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Moths of the Amazon and Andes
Emeraldine
Ceroctena amynta  STOLL, 1782
Superfamily - NOCTUOIDEA
Family - EREBIDAE
subfamily - CALPINAE
Tribe -
Ceroctena amynta, male, Satipo, Peru  Adrian Hoskins
Introduction
The superfamily Noctuoidea is split into 6 families i.e. Erebidae, Noctuidae, Notodontidae, Euteliidae, Nolidae and Oenosandridae. The Erebidae comprises of 18 subfamilies of which 9 are represented in the neotropical region: Arctiinae, Calpinae, Erebinae, Lymantriinae, Rivulinae, Anobinae, Hypeninae, Herminiinae and Eulepidotinae.
Most moths in the subfamily Calpinae have proboscises that are modified to enable them to pierce and feed on fruit. They are divided into 3 tribes - Phyllodini, Ophiderini and Calpini, totalling about 400 known species worldwide.
The genus Ceroctena comprises of a single species amynta. The lovely emerald green ground colour is darker in females, which lack the discal stigma on the forewings, and have narrower borders than the males.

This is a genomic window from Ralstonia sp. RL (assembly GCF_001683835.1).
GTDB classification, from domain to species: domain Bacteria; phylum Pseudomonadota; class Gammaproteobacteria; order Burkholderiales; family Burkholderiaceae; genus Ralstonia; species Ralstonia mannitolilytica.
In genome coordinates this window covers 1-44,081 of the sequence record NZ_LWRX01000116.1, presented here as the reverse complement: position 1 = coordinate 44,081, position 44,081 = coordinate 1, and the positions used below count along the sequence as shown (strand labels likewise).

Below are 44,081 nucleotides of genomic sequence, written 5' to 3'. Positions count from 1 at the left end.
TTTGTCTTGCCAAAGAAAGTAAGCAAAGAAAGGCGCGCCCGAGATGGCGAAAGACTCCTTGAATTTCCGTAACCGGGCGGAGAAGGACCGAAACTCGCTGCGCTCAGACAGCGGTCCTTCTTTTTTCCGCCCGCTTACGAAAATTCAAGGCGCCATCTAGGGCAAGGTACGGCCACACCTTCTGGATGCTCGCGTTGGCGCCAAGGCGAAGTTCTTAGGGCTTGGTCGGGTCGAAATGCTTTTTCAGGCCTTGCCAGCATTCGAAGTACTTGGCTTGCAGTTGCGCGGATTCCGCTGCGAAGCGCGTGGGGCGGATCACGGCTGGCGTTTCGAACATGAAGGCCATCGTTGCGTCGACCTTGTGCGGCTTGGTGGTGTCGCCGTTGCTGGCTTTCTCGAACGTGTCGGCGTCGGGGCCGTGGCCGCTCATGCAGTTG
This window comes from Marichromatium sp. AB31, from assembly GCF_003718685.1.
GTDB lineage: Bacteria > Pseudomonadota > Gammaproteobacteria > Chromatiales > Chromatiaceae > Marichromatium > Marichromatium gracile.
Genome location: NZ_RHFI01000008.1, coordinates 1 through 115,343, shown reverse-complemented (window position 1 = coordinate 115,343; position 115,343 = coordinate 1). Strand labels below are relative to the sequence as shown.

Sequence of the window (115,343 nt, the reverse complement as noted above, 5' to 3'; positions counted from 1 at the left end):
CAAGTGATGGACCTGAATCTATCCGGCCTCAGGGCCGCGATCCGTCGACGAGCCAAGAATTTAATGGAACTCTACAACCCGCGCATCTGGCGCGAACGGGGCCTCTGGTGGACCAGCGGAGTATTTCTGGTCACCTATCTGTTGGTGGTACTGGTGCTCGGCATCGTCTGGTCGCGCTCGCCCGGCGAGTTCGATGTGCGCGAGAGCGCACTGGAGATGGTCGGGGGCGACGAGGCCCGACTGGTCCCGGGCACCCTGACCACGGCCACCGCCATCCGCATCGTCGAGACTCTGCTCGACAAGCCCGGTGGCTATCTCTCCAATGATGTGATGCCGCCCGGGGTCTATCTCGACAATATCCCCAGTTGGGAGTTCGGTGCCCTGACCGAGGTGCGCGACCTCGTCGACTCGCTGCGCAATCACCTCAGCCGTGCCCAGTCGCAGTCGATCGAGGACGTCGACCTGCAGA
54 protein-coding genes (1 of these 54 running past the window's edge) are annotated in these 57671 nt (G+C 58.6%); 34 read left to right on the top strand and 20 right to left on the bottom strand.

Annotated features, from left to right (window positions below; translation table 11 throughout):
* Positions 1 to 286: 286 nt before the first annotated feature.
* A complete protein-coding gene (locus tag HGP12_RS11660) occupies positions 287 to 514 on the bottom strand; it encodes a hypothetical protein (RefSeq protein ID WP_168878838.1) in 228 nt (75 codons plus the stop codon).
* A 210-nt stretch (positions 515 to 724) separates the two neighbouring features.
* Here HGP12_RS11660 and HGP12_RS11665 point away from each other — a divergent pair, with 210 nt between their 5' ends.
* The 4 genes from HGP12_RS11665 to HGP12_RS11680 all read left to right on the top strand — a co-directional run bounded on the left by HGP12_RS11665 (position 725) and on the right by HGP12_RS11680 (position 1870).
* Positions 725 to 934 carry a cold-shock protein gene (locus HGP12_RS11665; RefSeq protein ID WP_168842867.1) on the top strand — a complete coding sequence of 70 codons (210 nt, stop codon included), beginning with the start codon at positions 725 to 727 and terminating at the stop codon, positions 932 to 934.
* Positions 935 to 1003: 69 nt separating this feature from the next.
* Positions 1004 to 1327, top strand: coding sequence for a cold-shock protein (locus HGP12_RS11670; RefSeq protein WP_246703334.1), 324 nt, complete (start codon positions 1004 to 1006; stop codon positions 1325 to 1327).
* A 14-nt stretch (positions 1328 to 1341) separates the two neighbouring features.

Ceroctena amynta is a common species, distributed from Mexico to Paraguay.
Ceroctena amynta, female, Satipo, Peru  Adrian Hoskins
Habitats
This species is found in rainforest and cloudforest at elevations between about 200-2000m.
Lifecycle
To be completed.
Adult behaviour

In common with Sosxetra and certain other genera, Ceroctena habitually rest openly on the upper surface of leaves, with their hindwings projecting beyond the forewings. The hindwing costa and the forelegs both have dense tufts of setae which have a slightly prickly appearance, and are effective at breaking up the outline of the moth, thereby increasing the effectiveness of its camouflage.

 

 

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